The Skeletons in God’s Closet by Joshua Ryan Butler (Book Review)

The Skeletons in God’s Closet

We believe that God is love and God is good. All Christians affirm these simple truths. But for a God whose defining attribute is love, his actions don’t always appear to be very loving. And for a God who is perfectly good, he seems to have done some things that aren’t very good at all.

Does our beautifully good God have an ugly side? Does God have something to hide?

In The Skeletons in God’s Closet, Joshua Ryan Butler sets out two answer three questions: Would a merciful God send people to hell? Would a loving God condemn people at the judgment? And would a good God wage holy war?

Butler contends that we have set up caricatures of God—pictures that contain a semblance of the truth without the substance of reality. Throughout the book, he dismantles these caricatures, replacing them with pictures of God that are much more accurate, much more biblical, and much more beautiful.

If you enjoy the writings of C.S. Lewis, you’ll likely enjoy this book as well. Lewis’ influence is evident throughout, especially in the first two parts of the book. And much like Lewis’ work, Butler’s thoughts proved to be enjoyable, even when I disagreed with his conclusions.

Speaking of C.S. Lewis, I was actually partway through his Pilgrim’s Regress when I started reading The Skeletons in God’s Closet. That was fine at first, but when I reached chapter four of Butler’s book, I quickly realized just how extensively he was going to rely on The Pilgrim’s Regress. How’s that for my timing? Fearing spoilers, I had to grudgingly put down Butler’s book and finish Lewis’ book before continuing.

But it was worth it. Both books are excellent.

On the subject of hell, the thing I appreciate most about Skeletons is the terrestrial nature of Butler’s eschatology. In other words, it all takes place here on earth. We don’t go away from earth and up to heaven; Jesus brings heaven down to earth. Likewise, hell is not some other dimension out there in the aether; it’s a real physical place on earth—outside the city, as Butler so carefully reminds us.

I’m really intrigued by the model of hell Butler proposes. It is very similar to the view of C.S. Lewis, but Butler has fleshed it out in greater detail. Still, while I agree with the majority of details leading up to his conclusion, I disagree with the conclusion itself. But that’s all I’m going to say about that for now. I plan to do another post soon in which I’ll explain my own view and respond more fully to his.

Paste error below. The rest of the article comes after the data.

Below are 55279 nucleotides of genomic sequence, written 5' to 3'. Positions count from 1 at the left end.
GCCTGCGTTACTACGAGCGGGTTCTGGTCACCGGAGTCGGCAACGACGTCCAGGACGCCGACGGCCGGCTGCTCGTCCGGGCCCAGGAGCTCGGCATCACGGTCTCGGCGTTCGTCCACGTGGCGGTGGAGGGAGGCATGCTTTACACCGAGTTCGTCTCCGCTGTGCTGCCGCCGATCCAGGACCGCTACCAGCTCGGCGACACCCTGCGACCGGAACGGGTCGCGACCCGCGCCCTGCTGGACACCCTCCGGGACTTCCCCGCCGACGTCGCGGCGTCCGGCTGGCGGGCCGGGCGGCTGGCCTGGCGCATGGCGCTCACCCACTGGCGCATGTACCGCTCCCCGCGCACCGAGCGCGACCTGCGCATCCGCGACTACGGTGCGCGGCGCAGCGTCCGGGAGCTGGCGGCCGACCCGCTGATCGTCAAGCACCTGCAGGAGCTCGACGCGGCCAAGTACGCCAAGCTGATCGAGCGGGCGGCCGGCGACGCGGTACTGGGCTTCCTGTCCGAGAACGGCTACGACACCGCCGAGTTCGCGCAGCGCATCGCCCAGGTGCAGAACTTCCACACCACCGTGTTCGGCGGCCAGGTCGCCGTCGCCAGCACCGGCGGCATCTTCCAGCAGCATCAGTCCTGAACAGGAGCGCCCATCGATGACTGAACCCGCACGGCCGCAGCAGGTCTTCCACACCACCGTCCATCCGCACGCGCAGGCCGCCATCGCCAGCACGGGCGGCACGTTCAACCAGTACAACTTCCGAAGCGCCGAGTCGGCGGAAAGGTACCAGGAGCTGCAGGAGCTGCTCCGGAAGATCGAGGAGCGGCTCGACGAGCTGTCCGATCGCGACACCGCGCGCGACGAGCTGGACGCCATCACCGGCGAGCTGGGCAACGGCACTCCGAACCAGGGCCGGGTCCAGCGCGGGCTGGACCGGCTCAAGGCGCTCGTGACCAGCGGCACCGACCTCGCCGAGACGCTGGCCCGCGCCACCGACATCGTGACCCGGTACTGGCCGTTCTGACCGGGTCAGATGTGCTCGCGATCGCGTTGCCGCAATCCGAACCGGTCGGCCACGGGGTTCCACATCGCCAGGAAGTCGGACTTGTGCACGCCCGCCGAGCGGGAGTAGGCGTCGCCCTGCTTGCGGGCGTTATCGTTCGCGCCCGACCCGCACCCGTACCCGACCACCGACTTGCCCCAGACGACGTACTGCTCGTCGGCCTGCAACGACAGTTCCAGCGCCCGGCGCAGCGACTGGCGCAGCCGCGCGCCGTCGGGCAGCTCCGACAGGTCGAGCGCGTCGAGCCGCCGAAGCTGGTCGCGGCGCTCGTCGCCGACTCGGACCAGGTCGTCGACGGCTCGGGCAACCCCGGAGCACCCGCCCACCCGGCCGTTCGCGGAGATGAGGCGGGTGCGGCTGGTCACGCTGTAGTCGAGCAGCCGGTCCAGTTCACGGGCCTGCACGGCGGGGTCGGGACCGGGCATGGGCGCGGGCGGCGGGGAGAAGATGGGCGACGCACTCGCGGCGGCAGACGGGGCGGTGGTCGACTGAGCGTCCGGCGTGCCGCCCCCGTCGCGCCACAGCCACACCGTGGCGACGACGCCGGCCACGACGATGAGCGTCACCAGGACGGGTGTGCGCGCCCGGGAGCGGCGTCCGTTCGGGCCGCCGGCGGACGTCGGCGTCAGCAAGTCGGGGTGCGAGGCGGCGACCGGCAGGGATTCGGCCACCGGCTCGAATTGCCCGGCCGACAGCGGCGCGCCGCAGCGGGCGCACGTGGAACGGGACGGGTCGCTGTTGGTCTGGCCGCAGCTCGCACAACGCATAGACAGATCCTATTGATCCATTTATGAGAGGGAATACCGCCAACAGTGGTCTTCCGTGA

[Update: See my post, “The Nature of Hell—a Skeleton in God’s Closet?”]

Butler’s view of judgment is also very similar to that of Lewis. It borders on inclusivism without quite spelling it out. I found myself mostly in agreement with Butler in this section—more so than in the others. While I’m not ready to affirm inclusivism (and I’m not sure if he is either), I remain hopeful. But one burning question was never explicitly addressed: Must we affirm belief in Jesus during this life in order to receive eternal life after the resurrection?

The section on holy war was, in my opinion, the most disappointing—but that’s not to say that I didn’t thoroughly enjoy it. It was well thought out, and Butler successfully displaced many of the caricatures that surround the subject. But it was disappointing for me because Butler accepts the notion of a “just war.” Furthermore, while he critiques “the myth of redemptive violence,” he still believes that violence can serve in a positive “preservative” function.

For my part, I have come to believe that Jesus’ command to love our enemies means we must swear off violence entirely. That said, I still agreed with many of the basic principles Butler advocated, and I particularly enjoyed his treatment of the lake of fire. (And yes, he places the lake of fire within the subject of holy war rather than hell.)

All in all, I really appreciated The Skeletons in God’s Closet. While Butler and I differ a bit on some of our ultimate conclusions, we’re obviously both looking at the same beautiful picture of God revealed in Jesus Christ. I’m glad that I read his book, and I would without hesitation recommend that you do the same.

Pick up your copy of The Skeletons in God’s Closet for Kindle, for Vyrso, or as a paperback.

Disclosure: I received a free copy of the book in exchange for an honest review.